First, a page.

May 14, 2015 9:56 PM EDT

Scientists have discovered another apparent first, according to new research published in Science: a fully warm-blooded fish.

The opah, which researchers say dwells in the cold, dark depths of the ocean, is able to produce heat by constantly flapping its fins like wings as it moves about, keeping its blood warm as it circulates throughout its body. The opah’s warm-bloodedness is advantageous for the fish, as it’s able to keep itself at least 5 degrees Celsius warmer than its surrounding water and move about quickly to prey on other fish.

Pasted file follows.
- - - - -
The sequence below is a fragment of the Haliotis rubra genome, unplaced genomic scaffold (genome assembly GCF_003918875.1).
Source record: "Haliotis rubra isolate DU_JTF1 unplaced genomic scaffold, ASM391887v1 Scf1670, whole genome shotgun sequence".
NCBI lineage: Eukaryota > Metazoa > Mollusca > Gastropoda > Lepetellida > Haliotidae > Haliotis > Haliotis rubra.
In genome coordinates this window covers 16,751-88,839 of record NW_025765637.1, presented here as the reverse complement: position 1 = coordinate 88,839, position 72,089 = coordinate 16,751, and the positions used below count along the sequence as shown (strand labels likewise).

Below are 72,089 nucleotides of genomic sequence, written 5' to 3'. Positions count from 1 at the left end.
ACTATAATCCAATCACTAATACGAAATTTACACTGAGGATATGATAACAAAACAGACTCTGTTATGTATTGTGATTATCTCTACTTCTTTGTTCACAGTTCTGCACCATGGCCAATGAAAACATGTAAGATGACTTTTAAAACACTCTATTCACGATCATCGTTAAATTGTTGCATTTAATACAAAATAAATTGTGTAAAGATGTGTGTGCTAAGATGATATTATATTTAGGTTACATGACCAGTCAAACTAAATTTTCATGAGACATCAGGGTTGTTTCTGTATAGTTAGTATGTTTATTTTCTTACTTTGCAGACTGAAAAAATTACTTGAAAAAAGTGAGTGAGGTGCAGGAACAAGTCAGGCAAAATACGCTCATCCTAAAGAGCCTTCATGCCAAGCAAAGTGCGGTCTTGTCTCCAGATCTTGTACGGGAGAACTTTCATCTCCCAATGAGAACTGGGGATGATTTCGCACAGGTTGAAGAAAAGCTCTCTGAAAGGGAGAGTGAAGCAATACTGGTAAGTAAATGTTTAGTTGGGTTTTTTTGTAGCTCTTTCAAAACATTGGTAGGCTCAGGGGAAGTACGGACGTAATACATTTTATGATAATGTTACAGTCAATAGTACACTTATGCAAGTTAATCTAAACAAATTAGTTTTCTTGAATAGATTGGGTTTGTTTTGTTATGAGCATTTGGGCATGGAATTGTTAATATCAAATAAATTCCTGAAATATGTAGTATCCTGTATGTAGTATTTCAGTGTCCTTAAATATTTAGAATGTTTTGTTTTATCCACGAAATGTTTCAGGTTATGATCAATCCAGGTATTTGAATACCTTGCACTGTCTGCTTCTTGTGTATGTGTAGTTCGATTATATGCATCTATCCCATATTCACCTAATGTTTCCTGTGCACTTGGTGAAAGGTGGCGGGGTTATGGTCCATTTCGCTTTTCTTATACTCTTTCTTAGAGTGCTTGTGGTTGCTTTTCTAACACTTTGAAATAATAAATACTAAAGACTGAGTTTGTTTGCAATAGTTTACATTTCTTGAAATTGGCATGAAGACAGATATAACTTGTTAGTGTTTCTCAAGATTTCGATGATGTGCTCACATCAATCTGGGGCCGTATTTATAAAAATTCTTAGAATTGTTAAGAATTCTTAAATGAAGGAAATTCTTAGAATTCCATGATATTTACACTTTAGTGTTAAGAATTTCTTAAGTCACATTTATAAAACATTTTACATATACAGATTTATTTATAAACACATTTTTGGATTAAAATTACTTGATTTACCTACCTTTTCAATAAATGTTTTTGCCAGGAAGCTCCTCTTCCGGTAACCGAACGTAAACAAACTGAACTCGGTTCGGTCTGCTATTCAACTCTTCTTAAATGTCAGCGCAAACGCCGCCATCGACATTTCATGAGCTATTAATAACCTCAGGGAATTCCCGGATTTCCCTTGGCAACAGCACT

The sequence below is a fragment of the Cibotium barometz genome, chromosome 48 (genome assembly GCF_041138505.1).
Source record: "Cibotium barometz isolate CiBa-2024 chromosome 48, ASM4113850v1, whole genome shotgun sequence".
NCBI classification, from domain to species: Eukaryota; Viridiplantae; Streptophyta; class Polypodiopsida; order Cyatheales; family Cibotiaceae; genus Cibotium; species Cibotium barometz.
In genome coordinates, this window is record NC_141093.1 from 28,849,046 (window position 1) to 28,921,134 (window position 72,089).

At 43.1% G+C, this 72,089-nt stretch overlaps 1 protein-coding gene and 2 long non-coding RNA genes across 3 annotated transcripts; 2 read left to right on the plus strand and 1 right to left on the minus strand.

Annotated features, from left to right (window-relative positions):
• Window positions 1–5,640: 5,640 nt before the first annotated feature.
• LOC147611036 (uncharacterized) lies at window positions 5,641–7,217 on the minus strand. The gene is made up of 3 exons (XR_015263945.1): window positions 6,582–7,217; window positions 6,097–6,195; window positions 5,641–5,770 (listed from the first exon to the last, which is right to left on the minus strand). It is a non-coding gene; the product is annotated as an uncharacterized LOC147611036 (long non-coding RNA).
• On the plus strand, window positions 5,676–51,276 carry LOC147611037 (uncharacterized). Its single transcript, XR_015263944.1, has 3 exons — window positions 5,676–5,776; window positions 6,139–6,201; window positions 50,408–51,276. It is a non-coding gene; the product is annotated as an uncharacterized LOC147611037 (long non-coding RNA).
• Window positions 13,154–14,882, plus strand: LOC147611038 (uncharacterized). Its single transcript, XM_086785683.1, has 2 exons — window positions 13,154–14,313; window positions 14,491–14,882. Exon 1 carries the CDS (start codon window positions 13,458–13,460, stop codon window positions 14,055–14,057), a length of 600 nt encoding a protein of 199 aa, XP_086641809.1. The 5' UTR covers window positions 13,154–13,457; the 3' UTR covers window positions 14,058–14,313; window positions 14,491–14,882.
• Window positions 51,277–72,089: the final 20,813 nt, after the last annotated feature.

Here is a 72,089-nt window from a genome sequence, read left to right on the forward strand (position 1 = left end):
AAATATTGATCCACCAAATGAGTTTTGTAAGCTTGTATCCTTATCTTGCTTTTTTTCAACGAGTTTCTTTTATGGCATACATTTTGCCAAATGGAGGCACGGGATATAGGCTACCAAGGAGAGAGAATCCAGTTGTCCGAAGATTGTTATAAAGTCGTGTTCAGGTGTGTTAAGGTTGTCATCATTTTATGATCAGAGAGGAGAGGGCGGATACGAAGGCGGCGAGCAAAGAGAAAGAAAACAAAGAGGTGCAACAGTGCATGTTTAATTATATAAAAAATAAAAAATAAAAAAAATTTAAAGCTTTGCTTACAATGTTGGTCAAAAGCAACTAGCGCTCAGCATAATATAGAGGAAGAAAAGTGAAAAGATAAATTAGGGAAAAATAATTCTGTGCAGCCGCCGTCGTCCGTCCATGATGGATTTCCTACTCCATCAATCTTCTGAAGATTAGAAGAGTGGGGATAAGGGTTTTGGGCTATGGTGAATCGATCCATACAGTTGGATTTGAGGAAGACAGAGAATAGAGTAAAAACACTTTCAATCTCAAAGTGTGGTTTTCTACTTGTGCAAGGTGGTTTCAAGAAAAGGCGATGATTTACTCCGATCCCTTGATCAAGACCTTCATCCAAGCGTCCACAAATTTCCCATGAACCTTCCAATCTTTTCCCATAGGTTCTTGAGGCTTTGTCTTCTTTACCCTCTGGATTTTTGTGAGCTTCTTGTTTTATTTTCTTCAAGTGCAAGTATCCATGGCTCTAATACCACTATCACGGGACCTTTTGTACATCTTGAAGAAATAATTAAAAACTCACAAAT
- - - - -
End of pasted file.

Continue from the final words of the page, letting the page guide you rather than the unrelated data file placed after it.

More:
The researchers from the National Oceanic and Atmospheric Association said the fish is the first known one to be identified as fully warm-blooded, a characteristic typical to mammals and birds; tuna and shark are only partially endothermic, meaning warm blood pumps to only select organs.

Researchers told the Washington Post on Thursday they were curious about the fish given its large size, big eyes, and agility in cold water.

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